Most historians of the seventeenth-century will baulk at Benn’s description of the Diggers as the ‘first true socialists’. Many will also be sceptical of Benn’s claim that Winstanley set out to challenge ‘sexist language’ (is this the same Winstanley who wrote that ‘excesse of Feminine society, hinders the pure and naturall Generation of man, and spills the seed in vain’?(p.140))

However, the real value of this volume lies not in Benn’s short introduction but in the up-to-date and clear foreword provided by the New Left Review writer Tom Hazeldine, and the texts themselves, made available again in a cheap paperback edition for the first time in twenty years. Like Benn, Hazeldine sees modern relevance to the Diggers’ campaign (he points to the recent controversy over the proposed sale of national forests) but he also draws on the best recent historical scholarship – John Gurney’s forensic study of the Digger settlements in Surrey, Corns, Hughes and Lowenstein’s excellent edition of Winstanley’s collected works –to offer a valuable primer in both Winstanley’s life and the progress of the Digger movement. The selection of texts, edited by Andrew Hopton, is taken from an earlier collection of Digger pamphlets published in 1989, though Hopton has helpfully updated the explanatory notes to acknowledge recent discoveries.

This particular selection, as Hazeldine indicates in his foreword, excludes Winstanley’s four mystical works published in 1648, as well as another mainly religious work, Fire in the Bush (1650) and his final work, a vision of a communal, agrarian English state, The Law of Freedom in a Platform, published in 1652. But it would take a very inattentive reader even of the pamphlets that are included here to miss the way in which Winstanley’s prose was saturated with Biblical references and metaphors or to ignore the air of millenarian expectation -‘the Elect Spirit spread in Sons and Daughters (p.22)’. If Winstanley’s vision now appears unfulfilled, it is not only because the Digger settlements failed, but also because so much of that vision related to the world of the spirit, not the flesh.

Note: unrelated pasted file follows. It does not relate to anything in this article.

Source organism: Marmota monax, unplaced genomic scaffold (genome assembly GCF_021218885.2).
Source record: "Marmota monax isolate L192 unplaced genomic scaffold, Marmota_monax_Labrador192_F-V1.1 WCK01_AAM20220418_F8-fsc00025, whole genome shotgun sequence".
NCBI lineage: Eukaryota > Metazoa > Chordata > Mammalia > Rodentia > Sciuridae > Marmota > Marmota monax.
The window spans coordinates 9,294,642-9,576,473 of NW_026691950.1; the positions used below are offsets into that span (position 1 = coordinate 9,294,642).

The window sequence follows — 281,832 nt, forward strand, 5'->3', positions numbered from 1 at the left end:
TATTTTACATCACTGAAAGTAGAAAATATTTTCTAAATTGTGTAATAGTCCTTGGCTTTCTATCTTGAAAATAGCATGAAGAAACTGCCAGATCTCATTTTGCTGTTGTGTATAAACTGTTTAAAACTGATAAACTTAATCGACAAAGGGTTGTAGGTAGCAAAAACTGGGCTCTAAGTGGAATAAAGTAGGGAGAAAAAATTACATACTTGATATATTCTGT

Published in: on March 19, 2012 at 5:55 pm  Leave a Comment  
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Robert Dover’s Olympick Games

I contributed to this BBC Radio 3 documentary on Dover’s games, presented by former test cricketer Ed Smith. You can listen to the documentary here (available til 26th Feb 2012).

Published in: on February 20, 2012 at 12:21 pm  Leave a Comment  
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The English Revolution and its Republican Legacy

I will be giving a talk on the above on Feb 16th as part of the Bishopgate Institute’s Monarchy and Republicanism series. Details here.

The Renaissance Elbow!

Fantastic little video. The history of gesture in doodles!

Published in: on January 5, 2012 at 11:17 am  Leave a Comment  
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Non-traditional assessment in ‘traditional’ subjects – HEA workshop 4th April 2012

The Department of Humanities at the University of Roehampton has received some funding to host a workshop exploring the use of ePortfolios in teaching and assessing ‘traditional’ subjects (the examples used in the workshop will mainly be drawn from History and Classics). In particular, we will be looking at the use of PLEs (Personal Learning Environments) in supporting independent project work, improving study skills and enhancing employability. Details of the workshop can be found over here at the HEA website. The event is free and we have 30 places for interested delegates.